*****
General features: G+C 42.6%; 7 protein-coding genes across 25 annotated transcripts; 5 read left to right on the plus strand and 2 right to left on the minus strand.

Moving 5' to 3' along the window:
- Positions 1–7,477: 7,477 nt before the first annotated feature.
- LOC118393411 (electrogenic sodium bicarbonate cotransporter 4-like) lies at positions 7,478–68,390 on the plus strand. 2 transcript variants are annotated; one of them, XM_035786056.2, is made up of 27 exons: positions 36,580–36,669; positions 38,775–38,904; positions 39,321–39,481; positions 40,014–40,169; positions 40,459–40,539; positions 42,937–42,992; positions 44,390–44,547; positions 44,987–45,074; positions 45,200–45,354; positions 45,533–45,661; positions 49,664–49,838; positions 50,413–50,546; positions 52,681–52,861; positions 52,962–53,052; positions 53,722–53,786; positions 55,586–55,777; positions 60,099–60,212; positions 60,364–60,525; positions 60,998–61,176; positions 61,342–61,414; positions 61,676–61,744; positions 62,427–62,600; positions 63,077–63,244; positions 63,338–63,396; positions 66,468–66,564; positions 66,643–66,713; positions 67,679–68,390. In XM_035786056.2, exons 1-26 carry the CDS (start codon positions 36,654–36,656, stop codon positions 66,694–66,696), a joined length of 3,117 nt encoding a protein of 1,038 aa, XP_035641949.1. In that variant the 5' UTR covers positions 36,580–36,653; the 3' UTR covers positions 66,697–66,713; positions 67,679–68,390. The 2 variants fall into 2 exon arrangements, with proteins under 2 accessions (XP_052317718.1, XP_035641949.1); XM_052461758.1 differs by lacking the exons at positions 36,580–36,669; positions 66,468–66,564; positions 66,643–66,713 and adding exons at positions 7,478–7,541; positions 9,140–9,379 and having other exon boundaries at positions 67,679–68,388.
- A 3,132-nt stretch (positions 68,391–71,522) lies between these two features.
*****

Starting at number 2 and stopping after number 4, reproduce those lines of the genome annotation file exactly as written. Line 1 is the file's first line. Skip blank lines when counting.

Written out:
Moving 5' to 3' along the window:
- Positions 1–7,477: 7,477 nt before the first annotated feature.
- LOC118393411 (electrogenic sodium bicarbonate cotransporter 4-like) lies at positions 7,478–68,390 on the plus strand. 2 transcript variants are annotated; one of them, XM_035786056.2, is made up of 27 exons: positions 36,580–36,669; positions 38,775–38,904; positions 39,321–39,481; positions 40,014–40,169; positions 40,459–40,539; positions 42,937–42,992; positions 44,390–44,547; positions 44,987–45,074; positions 45,200–45,354; positions 45,533–45,661; positions 49,664–49,838; positions 50,413–50,546; positions 52,681–52,861; positions 52,962–53,052; positions 53,722–53,786; positions 55,586–55,777; positions 60,099–60,212; positions 60,364–60,525; positions 60,998–61,176; positions 61,342–61,414; positions 61,676–61,744; positions 62,427–62,600; positions 63,077–63,244; positions 63,338–63,396; positions 66,468–66,564; positions 66,643–66,713; positions 67,679–68,390. In XM_035786056.2, exons 1-26 carry the CDS (start codon positions 36,654–36,656, stop codon positions 66,694–66,696), a joined length of 3,117 nt encoding a protein of 1,038 aa, XP_035641949.1. In that variant the 5' UTR covers positions 36,580–36,653; the 3' UTR covers positions 66,697–66,713; positions 67,679–68,390. The 2 variants fall into 2 exon arrangements, with proteins under 2 accessions (XP_052317718.1, XP_035641949.1); XM_052461758.1 differs by lacking the exons at positions 36,580–36,669; positions 66,468–66,564; positions 66,643–66,713 and adding exons at positions 7,478–7,541; positions 9,140–9,379 and having other exon boundaries at positions 67,679–68,388.